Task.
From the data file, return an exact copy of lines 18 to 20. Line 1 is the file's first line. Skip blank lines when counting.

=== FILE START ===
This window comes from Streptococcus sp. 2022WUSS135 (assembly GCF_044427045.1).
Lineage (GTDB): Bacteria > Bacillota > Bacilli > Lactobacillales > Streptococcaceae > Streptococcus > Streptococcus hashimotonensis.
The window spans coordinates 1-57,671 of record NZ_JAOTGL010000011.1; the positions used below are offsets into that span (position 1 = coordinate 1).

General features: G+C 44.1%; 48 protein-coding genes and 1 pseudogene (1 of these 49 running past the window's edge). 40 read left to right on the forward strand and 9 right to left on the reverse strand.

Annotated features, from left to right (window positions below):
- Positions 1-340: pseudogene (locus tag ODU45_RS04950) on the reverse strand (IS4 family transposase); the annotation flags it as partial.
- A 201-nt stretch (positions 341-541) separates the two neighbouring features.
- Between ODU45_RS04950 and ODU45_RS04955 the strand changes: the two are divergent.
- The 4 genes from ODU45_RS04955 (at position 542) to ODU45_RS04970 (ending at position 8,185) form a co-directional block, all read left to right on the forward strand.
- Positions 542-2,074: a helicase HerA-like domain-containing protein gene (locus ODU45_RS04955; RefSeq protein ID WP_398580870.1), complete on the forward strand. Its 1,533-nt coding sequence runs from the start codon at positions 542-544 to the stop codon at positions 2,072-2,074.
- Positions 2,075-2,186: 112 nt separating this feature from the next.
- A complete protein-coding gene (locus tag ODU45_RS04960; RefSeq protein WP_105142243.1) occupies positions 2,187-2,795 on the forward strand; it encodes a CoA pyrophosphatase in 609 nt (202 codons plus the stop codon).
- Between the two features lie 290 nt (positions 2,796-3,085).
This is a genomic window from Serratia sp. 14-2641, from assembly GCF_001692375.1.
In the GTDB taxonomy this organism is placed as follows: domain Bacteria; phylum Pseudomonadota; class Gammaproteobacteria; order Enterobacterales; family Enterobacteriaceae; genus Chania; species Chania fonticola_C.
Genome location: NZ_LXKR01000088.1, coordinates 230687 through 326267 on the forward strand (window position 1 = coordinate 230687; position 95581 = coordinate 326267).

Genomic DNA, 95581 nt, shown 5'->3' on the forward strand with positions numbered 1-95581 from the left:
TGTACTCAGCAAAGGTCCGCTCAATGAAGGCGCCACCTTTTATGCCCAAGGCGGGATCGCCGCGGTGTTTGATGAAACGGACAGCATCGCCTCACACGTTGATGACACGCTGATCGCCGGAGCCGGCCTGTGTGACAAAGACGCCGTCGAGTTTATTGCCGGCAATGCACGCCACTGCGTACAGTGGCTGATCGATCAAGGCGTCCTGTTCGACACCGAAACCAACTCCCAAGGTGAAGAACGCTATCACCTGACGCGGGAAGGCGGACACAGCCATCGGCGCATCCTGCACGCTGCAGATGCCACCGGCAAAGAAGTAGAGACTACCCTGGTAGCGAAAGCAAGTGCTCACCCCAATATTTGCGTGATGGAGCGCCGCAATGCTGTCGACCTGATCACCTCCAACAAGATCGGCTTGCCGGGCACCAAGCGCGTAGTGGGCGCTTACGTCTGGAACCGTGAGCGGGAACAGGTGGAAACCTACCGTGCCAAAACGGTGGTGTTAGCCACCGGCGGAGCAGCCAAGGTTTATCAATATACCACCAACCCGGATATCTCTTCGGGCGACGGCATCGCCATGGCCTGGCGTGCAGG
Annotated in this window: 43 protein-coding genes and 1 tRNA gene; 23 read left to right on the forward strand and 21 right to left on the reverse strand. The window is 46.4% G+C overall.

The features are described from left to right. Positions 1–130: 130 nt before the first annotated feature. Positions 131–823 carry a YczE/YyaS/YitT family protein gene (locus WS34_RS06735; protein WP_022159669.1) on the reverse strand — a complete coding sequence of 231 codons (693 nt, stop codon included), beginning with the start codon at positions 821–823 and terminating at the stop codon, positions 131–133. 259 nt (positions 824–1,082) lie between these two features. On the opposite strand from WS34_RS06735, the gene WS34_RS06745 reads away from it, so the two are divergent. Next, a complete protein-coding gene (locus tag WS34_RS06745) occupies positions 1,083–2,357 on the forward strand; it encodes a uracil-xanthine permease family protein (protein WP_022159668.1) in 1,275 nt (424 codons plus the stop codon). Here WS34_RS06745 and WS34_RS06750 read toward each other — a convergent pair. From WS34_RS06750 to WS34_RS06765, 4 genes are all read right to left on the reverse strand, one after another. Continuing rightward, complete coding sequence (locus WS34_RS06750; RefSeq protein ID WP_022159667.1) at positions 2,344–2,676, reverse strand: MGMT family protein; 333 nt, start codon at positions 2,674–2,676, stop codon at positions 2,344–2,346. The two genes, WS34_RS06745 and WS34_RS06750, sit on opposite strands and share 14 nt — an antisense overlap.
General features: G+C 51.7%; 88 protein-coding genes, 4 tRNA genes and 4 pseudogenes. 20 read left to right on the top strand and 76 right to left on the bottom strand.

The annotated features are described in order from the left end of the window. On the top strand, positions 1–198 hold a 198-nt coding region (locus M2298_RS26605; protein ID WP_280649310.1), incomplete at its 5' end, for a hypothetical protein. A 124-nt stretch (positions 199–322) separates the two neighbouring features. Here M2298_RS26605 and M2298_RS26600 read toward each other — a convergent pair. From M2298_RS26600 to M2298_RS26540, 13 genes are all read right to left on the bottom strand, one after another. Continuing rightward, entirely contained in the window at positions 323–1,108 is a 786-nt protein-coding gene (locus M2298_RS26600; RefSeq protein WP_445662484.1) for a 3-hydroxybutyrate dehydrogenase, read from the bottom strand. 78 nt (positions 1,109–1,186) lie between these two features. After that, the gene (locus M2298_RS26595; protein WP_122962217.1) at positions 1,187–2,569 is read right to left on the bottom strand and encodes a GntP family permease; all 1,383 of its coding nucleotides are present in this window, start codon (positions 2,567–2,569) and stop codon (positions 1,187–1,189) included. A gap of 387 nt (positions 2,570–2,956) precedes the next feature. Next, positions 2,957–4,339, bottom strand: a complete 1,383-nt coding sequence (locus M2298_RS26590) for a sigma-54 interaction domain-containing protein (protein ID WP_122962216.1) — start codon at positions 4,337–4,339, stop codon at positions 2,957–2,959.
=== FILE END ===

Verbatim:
TGTACTCAGCAAAGGTCCGCTCAATGAAGGCGCCACCTTTTATGCCCAAGGCGGGATCGCCGCGGTGTTTGATGAAACGGACAGCATCGCCTCACACGTTGATGACACGCTGATCGCCGGAGCCGGCCTGTGTGACAAAGACGCCGTCGAGTTTATTGCCGGCAATGCACGCCACTGCGTACAGTGGCTGATCGATCAAGGCGTCCTGTTCGACACCGAAACCAACTCCCAAGGTGAAGAACGCTATCACCTGACGCGGGAAGGCGGACACAGCCATCGGCGCATCCTGCACGCTGCAGATGCCACCGGCAAAGAAGTAGAGACTACCCTGGTAGCGAAAGCAAGTGCTCACCCCAATATTTGCGTGATGGAGCGCCGCAATGCTGTCGACCTGATCACCTCCAACAAGATCGGCTTGCCGGGCACCAAGCGCGTAGTGGGCGCTTACGTCTGGAACCGTGAGCGGGAACAGGTGGAAACCTACCGTGCCAAAACGGTGGTGTTAGCCACCGGCGGAGCAGCCAAGGTTTATCAATATACCACCAACCCGGATATCTCTTCGGGCGACGGCATCGCCATGGCCTGGCGTGCAGG
Annotated in this window: 43 protein-coding genes and 1 tRNA gene; 23 read left to right on the forward strand and 21 right to left on the reverse strand. The window is 46.4% G+C overall.

The features are described from left to right. Positions 1–130: 130 nt before the first annotated feature. Positions 131–823 carry a YczE/YyaS/YitT family protein gene (locus WS34_RS06735; protein WP_022159669.1) on the reverse strand — a complete coding sequence of 231 codons (693 nt, stop codon included), beginning with the start codon at positions 821–823 and terminating at the stop codon, positions 131–133. 259 nt (positions 824–1,082) lie between these two features. On the opposite strand from WS34_RS06735, the gene WS34_RS06745 reads away from it, so the two are divergent. Next, a complete protein-coding gene (locus tag WS34_RS06745) occupies positions 1,083–2,357 on the forward strand; it encodes a uracil-xanthine permease family protein (protein WP_022159668.1) in 1,275 nt (424 codons plus the stop codon). Here WS34_RS06745 and WS34_RS06750 read toward each other — a convergent pair. From WS34_RS06750 to WS34_RS06765, 4 genes are all read right to left on the reverse strand, one after another. Continuing rightward, complete coding sequence (locus WS34_RS06750; RefSeq protein ID WP_022159667.1) at positions 2,344–2,676, reverse strand: MGMT family protein; 333 nt, start codon at positions 2,674–2,676, stop codon at positions 2,344–2,346. The two genes, WS34_RS06745 and WS34_RS06750, sit on opposite strands and share 14 nt — an antisense overlap.